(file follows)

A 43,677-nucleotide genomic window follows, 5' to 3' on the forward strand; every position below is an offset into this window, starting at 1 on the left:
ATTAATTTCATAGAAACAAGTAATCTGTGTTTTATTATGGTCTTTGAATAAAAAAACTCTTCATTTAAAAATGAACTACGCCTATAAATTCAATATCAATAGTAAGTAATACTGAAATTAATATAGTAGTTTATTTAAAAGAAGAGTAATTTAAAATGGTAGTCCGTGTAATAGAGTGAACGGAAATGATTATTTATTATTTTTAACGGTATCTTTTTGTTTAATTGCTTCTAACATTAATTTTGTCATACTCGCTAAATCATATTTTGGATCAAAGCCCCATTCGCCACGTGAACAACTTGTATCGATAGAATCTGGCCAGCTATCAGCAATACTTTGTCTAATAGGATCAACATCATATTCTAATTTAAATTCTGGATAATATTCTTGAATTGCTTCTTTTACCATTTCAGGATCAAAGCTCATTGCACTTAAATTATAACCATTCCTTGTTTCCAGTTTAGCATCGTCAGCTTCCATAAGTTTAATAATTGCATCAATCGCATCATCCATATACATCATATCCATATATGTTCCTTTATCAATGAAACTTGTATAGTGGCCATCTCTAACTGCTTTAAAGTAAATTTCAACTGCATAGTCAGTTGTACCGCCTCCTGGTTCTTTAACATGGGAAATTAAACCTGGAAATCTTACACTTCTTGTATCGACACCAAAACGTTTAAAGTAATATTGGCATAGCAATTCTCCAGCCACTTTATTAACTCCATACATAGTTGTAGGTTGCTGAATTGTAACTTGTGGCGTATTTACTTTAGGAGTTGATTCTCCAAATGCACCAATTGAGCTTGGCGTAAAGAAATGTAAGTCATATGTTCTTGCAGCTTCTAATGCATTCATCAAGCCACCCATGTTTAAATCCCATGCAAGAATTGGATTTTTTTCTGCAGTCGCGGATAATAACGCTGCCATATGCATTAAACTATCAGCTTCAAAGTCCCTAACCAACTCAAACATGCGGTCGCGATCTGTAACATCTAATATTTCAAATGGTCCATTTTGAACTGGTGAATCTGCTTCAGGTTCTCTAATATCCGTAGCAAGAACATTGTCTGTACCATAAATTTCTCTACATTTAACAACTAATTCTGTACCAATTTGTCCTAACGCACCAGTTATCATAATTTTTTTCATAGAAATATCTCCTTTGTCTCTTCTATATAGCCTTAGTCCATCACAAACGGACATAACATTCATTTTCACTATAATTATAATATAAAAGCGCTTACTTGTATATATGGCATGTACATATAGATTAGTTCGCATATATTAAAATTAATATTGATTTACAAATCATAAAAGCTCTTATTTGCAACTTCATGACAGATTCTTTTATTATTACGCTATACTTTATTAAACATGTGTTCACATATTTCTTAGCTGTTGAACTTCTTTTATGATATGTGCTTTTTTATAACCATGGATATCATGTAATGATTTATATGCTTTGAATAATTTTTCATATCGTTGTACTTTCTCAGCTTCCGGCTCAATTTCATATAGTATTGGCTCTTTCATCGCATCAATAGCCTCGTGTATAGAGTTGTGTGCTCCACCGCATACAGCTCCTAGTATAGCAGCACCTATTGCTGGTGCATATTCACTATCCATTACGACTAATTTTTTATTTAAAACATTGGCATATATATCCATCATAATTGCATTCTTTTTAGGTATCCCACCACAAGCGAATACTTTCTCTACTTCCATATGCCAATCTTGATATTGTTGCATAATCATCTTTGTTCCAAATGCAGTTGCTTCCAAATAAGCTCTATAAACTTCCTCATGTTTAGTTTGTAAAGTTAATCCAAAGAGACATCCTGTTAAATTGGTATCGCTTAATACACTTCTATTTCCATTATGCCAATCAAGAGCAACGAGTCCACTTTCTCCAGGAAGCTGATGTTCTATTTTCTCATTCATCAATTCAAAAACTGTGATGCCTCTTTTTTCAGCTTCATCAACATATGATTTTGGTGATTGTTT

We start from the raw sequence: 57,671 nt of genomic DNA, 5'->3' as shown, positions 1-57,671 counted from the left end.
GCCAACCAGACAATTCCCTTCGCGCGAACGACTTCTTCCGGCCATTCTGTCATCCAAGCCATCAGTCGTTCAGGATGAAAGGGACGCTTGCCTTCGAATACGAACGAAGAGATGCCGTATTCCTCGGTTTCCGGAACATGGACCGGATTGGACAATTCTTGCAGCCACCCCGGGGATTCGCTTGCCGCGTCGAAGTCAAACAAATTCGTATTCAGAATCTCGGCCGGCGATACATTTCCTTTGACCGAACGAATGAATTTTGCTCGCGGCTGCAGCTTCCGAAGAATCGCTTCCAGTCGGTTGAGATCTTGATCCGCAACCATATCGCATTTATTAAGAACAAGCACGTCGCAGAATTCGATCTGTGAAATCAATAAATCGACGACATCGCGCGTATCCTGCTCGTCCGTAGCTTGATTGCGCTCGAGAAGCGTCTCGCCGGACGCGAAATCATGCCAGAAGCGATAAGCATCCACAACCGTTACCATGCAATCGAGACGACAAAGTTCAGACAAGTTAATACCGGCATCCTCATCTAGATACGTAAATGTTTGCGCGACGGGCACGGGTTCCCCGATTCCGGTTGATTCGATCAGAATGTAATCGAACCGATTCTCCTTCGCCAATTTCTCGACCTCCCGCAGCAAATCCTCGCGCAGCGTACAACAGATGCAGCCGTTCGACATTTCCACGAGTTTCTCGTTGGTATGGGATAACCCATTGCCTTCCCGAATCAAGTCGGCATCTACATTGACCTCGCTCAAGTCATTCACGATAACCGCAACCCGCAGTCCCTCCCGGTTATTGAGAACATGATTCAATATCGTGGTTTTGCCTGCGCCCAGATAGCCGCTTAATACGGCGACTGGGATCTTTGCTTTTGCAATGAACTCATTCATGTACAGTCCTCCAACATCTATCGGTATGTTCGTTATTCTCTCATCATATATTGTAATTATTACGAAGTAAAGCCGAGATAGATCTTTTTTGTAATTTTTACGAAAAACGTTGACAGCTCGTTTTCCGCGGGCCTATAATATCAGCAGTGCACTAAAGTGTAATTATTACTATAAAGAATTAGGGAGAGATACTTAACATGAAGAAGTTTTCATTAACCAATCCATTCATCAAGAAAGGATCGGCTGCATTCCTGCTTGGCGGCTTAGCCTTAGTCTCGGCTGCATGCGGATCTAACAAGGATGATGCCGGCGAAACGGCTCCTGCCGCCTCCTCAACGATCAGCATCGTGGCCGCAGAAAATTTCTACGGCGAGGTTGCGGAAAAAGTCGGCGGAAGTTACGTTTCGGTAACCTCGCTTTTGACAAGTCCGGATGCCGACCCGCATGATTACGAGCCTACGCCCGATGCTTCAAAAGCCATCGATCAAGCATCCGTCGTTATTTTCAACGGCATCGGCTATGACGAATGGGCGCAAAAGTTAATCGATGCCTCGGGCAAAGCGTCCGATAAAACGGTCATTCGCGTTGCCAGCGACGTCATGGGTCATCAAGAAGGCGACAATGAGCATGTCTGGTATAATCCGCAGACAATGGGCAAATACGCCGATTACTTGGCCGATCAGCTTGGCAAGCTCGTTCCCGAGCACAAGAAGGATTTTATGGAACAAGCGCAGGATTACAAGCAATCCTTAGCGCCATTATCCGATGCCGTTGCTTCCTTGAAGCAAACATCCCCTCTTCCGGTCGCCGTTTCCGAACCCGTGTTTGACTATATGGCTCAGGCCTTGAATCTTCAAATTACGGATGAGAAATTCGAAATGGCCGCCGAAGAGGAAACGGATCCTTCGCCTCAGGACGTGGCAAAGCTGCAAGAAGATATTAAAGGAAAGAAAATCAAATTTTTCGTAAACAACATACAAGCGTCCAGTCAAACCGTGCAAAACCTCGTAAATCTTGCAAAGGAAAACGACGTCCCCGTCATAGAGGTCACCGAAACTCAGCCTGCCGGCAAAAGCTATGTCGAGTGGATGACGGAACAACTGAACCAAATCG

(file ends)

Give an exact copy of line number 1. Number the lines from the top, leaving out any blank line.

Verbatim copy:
A 43,677-nucleotide genomic window follows, 5' to 3' on the forward strand; every position below is an offset into this window, starting at 1 on the left: